“We just want spice in America,” Abbott says. “Sweet spice is something we can wrap our heads around.”
According to the 2018 Flavor Forecast from McCormick Foods (www.mccormick.com), up-and-coming flavors include Ethiopian berbere, a blend that includes red pepper, coriander, cardamom and other spices. It also mentions Tanzanian barbecue skewers called mishkaki, prepared with a marinade that includes red pepper, curry and garlic.
Another page is devoted to hot pot, which involves dunking proteins and vegetables into hot cooking liquid at the table. Mexican and Caribbean versions include spices like ancho chile, turmeric and allspice, with garnishes like chile papaya pica sauce.
Ingredient supplier Kalsec (www.kalsec.com) has “a long history and deep expertise in heat management,” says Anna Cheely, chef and senior scientist. “Kalsec has a line of Mexican blends including chamoy which presents a well-rounded flavor profile that would be found atop any fruit strand medley. Using combinations of pepper extracts, an ideal pungency can be achieved. Kalsec also has many Asian blends, such as tom yam, kimchi and Thai green curry, where the appropriate type of heat adds the true flavor profile of the blend.”
Sometimes other aspects of a country’s or region’s culture can heighten or complement interest in its cuisine. Korean food and flavors, especially hot ones like gochujang red pepper paste (which Matthew Kang, an editor with the foodie website Eater.com, calls “Korean ketchup”), are being helped by a more general interest in Korea.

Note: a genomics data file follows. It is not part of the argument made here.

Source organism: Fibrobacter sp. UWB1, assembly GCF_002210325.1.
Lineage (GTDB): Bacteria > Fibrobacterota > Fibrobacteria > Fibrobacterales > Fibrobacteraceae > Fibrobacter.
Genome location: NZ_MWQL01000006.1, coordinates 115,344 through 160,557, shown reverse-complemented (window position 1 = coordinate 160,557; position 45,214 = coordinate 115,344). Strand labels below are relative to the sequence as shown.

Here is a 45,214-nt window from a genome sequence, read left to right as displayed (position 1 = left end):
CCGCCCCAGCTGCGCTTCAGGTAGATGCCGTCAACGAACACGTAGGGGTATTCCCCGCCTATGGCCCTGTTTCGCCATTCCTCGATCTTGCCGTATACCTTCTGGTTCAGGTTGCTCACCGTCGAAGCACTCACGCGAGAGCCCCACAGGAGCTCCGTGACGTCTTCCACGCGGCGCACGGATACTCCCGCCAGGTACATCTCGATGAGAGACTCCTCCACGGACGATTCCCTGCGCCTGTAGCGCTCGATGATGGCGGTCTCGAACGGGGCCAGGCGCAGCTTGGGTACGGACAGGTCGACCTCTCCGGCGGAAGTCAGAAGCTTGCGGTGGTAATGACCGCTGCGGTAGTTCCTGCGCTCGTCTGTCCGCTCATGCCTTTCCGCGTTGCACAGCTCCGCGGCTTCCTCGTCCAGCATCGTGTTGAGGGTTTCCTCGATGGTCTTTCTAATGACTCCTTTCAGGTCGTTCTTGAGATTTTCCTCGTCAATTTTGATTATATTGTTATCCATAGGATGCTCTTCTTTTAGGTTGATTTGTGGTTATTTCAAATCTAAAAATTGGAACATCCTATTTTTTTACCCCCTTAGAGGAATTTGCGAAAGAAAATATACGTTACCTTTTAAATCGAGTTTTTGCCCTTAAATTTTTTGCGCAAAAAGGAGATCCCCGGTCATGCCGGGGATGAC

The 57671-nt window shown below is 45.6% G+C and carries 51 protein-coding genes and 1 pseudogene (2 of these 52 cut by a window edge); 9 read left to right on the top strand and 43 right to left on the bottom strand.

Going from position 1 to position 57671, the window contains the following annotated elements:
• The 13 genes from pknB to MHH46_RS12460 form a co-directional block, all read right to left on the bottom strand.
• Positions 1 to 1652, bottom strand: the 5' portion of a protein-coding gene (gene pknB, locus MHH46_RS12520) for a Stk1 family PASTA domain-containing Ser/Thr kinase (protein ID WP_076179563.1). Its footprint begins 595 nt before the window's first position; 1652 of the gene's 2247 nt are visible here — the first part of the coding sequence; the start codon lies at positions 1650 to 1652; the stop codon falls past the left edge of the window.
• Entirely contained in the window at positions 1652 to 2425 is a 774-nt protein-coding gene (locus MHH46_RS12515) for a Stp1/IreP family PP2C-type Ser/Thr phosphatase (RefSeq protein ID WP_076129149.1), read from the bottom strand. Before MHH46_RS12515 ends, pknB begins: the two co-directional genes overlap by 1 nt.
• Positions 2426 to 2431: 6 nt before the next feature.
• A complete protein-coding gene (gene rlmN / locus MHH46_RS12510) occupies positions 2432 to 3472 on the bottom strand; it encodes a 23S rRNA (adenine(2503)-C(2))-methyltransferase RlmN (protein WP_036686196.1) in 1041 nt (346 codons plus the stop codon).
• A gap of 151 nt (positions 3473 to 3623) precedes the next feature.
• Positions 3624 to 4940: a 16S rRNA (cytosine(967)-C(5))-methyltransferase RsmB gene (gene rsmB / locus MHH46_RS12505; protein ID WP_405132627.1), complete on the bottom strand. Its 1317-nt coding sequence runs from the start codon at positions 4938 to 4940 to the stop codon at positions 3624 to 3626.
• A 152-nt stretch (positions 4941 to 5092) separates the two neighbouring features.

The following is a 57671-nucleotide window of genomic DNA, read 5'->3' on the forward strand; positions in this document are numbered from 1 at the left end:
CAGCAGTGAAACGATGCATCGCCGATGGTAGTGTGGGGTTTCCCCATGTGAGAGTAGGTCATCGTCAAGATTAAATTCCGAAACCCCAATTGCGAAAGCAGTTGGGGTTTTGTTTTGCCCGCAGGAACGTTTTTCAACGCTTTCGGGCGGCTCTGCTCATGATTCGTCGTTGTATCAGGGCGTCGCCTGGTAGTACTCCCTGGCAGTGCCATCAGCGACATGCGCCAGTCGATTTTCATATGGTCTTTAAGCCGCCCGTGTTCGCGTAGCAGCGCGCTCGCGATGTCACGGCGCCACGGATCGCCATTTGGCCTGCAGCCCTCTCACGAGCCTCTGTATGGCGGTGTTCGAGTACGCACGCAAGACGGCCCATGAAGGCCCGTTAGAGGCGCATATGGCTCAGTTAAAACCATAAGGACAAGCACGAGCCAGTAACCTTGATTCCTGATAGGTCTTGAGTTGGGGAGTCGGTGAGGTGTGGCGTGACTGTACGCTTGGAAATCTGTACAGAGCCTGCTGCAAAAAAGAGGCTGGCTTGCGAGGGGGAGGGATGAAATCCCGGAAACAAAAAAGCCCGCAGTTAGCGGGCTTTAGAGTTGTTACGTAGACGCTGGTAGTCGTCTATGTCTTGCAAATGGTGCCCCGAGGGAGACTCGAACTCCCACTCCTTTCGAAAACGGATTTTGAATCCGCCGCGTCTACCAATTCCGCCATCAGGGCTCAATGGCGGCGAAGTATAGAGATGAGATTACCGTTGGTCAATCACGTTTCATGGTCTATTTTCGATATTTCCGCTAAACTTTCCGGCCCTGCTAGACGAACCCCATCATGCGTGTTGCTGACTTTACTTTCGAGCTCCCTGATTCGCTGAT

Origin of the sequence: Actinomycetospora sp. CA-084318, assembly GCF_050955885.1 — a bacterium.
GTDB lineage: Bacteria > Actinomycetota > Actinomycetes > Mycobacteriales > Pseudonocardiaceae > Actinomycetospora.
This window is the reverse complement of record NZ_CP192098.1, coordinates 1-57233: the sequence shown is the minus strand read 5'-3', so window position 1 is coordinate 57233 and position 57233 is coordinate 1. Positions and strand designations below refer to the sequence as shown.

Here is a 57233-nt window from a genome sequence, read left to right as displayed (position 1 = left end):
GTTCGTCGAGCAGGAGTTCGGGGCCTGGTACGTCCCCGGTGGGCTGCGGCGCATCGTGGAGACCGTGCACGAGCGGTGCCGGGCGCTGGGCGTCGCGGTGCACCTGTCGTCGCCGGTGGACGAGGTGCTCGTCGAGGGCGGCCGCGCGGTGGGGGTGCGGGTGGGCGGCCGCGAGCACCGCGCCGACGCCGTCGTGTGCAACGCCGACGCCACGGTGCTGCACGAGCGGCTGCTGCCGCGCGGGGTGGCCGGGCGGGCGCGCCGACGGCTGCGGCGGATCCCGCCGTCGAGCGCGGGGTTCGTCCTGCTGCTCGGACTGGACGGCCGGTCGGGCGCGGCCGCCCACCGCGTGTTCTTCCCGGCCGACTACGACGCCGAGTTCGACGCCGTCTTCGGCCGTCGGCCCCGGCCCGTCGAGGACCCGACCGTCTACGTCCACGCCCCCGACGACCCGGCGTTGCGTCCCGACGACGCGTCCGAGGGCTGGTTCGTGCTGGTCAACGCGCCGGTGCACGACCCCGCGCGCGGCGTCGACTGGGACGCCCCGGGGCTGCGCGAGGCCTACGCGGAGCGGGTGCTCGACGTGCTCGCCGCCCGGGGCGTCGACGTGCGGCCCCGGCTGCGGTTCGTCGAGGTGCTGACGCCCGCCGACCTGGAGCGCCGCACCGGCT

“The last few years has been a boon for Korean culture and food,” says Jennifer Yoo, marketing communications manager for CJ Foods (cjfoods.com), a processor and distributor of Korean and other Asian products. “The Korean ‘wave,’ aka hallyu, brought Korean pop music (K-Pop) and Korean dramas. With the popularity of Korean pop culture growing in the U.S., it was the perfect storm to also introduce Korean food and flavors.”
For CJ Foods, this includes a new launch under Bibigo, its Korean food brand: Mandu, a traditional Korean dumpling stuffed with bulgogi (beef marinated with garlic and pepper).
Of course, many consumers like to stick with long-established ethnic foods. In these cases, industry observers say, the trend is to bring more authenticity to cuisines that in some cases have become “Americanized,” such as Italian, Mexican or Chinese.
A popular way to do this is to break it down by regions within a country. Instead of Italian, there is Tuscan, Sicilian or Piedmontese; instead of Mexican, there is Oaxacan or Yucatan. For example, this year Conagra Brands expanded its Bertolli line of pasta sauces under the Bertolli brand to include two new organic alfredo varieties, which it advertises as “cooked lightly using the Tuscan Way to lock in layers of flavor.”
Conagra also has P.F. Chang’s, a line of frozen Chinese food cobranded with the restaurant line; all items are developed in consultation with chain founder Philip Chang and the restaurant’s executive chefs.
A processor that is trying to decide what global cuisine or flavor to invest in next would do well to pay attention to the pipeline by which they reach the mainstream. Visit, in person or online, small ethnic restaurants and groceries. Pay attention to foodie websites and social media influencers. Above all, says Hartman’s Abbott, pay attention to authenticity.
“If you are really trying to build a brand or build a category based on what’s happening in food culture, and you want it to be more of a trend than a fad, then you really need to understand the ins and outs of the cuisine and the culture of that country, or that region of the world, that you’re going to be incorporating into that food product,” she says. “It’s absolutely critical.”